Learn JS #13

JavaScript String Search


JavaScript Search Methods

  • String indexOf()
  • String lastIndexOf()
  • String startsWith()
  • String endsWith()

JavaScript String indexOf()

The indexOf() method returns the index of (the position of) the first occurrence of a specified text in a string:

Example

let str = "Please locate where 'locate' occurs!";
str.indexOf("locate");

Note:

  • JavaScript counts positions from zero.
  • 0 is the first position in a string, 1 is the second, 2 is the third, …

JavaScript String lastIndexOf()

The lastIndexOf() method returns the index of the last occurrence of a specified text in a string:

Example

let str = "Please locate where 'locate' occurs!";
str.lastIndexOf("locate");

Both indexOf(), and lastIndexOf() return -1 if the text is not found:

Example

let str = "Please locate where 'locate' occurs!";
str.lastIndexOf("John");

Both methods accept a second parameter as the starting position for the search:

Example

let str = "Please locate where 'locate' occurs!";
str.indexOf("locate"15);

The lastIndexOf() methods searches backwards (from the end to the beginning), meaning: if the second parameter is 15, the search starts at position 15, and searches to the beginning of the string.

Example

let str = "Please locate where 'locate' occurs!";
str.lastIndexOf("locate"15);

JavaScript String search()

The search() method searches a string for a specified value and returns the position of the match:

Example

let str = "Please locate where 'locate' occurs!";
str.search("locate");

Did You Notice?

The two methods, indexOf() and search(), are equal?

They accept the same arguments (parameters), and return the same value?

The two methods are NOT equal. These are the differences:

  • The search() method cannot take a second start position argument.
  • The indexOf() method cannot take powerful search values (regular expressions).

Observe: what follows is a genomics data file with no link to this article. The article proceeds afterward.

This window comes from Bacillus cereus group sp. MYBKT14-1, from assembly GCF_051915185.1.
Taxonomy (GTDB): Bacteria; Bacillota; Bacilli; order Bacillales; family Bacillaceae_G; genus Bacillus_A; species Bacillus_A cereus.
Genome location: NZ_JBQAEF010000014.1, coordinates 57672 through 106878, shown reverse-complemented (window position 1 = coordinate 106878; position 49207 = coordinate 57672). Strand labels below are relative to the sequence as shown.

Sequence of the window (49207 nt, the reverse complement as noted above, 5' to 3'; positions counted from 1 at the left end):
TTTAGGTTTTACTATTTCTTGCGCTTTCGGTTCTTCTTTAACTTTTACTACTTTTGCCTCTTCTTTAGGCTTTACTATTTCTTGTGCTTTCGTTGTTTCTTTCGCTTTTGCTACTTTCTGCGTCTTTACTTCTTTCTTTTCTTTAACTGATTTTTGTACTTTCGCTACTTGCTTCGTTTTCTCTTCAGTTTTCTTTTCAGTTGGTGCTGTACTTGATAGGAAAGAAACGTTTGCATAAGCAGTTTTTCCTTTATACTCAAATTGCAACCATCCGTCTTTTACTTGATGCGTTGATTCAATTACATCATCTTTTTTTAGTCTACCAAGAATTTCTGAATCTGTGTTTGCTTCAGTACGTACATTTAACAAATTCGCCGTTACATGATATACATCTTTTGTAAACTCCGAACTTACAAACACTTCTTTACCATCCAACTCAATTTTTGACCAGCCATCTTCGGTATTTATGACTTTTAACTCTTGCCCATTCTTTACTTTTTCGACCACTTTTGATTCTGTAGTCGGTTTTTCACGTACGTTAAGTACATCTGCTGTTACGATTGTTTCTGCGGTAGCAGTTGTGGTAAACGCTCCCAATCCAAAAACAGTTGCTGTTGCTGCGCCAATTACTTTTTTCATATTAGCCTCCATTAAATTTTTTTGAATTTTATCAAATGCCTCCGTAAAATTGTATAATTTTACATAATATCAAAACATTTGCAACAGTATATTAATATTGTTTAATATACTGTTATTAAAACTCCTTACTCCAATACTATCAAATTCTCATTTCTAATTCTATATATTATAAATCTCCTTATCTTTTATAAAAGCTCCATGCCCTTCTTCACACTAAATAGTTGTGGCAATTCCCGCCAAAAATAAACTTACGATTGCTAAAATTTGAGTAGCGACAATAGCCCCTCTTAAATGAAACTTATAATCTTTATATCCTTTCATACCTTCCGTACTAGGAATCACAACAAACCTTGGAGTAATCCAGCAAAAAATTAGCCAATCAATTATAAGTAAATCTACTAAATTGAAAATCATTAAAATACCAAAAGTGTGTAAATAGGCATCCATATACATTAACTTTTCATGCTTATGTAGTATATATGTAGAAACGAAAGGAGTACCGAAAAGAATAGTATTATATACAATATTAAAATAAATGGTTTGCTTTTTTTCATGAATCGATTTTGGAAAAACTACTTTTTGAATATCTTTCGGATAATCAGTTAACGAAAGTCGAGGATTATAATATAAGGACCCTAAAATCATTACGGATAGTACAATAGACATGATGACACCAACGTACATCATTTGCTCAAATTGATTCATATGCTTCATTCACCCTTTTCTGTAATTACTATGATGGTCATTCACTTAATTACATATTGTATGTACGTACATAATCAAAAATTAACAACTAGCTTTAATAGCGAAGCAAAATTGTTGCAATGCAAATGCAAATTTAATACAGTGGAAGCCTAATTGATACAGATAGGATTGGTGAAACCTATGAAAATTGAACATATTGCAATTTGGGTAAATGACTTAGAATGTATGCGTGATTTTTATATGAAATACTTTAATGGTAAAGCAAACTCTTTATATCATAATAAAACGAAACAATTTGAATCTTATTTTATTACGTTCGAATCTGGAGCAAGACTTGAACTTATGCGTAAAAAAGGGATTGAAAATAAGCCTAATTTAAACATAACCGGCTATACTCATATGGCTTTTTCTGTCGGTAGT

You will learn more about regular expressions in a later chapter.


JavaScript String match()

The match() method searches a string for a match against a regular expression, and returns the matches, as an Array object.

Example 1

Search a string for “ain”:

let text = "The rain in SPAIN stays mainly in the plain";
text.match(/ain/g);

Example 2

Perform a global, case-insensitive search for “ain”:

let text = "The rain in SPAIN stays mainly in the plain";
text.match(/ain/gi);

JavaScript String includes()

The includes() method returns true if a string contains a specified value.

Example

let text = "Hello world, welcome to the universe.";
text.includes("world");

Syntax

string.includes(searchvalue, start)
searchvalue Required. The string to search for
start Optional. Default 0. Position to start the search
Returns: Returns true if the string contains the value, otherwise false
JS Version: ES6 (2015)

Check if a string includes “world”, starting the search at position 12:

let text = "Hello world, welcome to the universe.";
text.includes("world"12);

JavaScript String startsWith()

The startsWith() method returns true if a string begins with a specified value, otherwise false:

Example

let text = "Hello world, welcome to the universe.";

text.startsWith("Hello");

Syntax

string.startsWith(searchvalue, start)

Parameter Values

Parameter Description
searchvalue Required. The value to search for.
start Optional. Default 0. The position to start the search.

Examples

let text = "Hello world, welcome to the universe.";

text.startsWith("world")    // Returns false

let text = "Hello world, welcome to the universe.";

text.startsWith("world"5)    // Returns false

let text = "Hello world, welcome to the universe.";

text.startsWith("world"6)    // Returns true

Note: The startsWith() method is case sensitive.


JavaScript String endsWith()

The endsWith() method returns true if a string ends with a specified value, otherwise false:

Example

Check if a string ends with “Doe”:

let text = "John Doe";
text.endsWith("Doe");

Syntax

string.endsWith(searchvalue, length)

Parameter Values

Parameter Description
searchvalue Required. The value to search for.
length Optional. The length to search.

Check if the 11 first characters of a string ends with “world”:

let text = "Hello world, welcome to the universe.";
text.endsWith("world"11);

Note: The endsWith() method is case sensitive.

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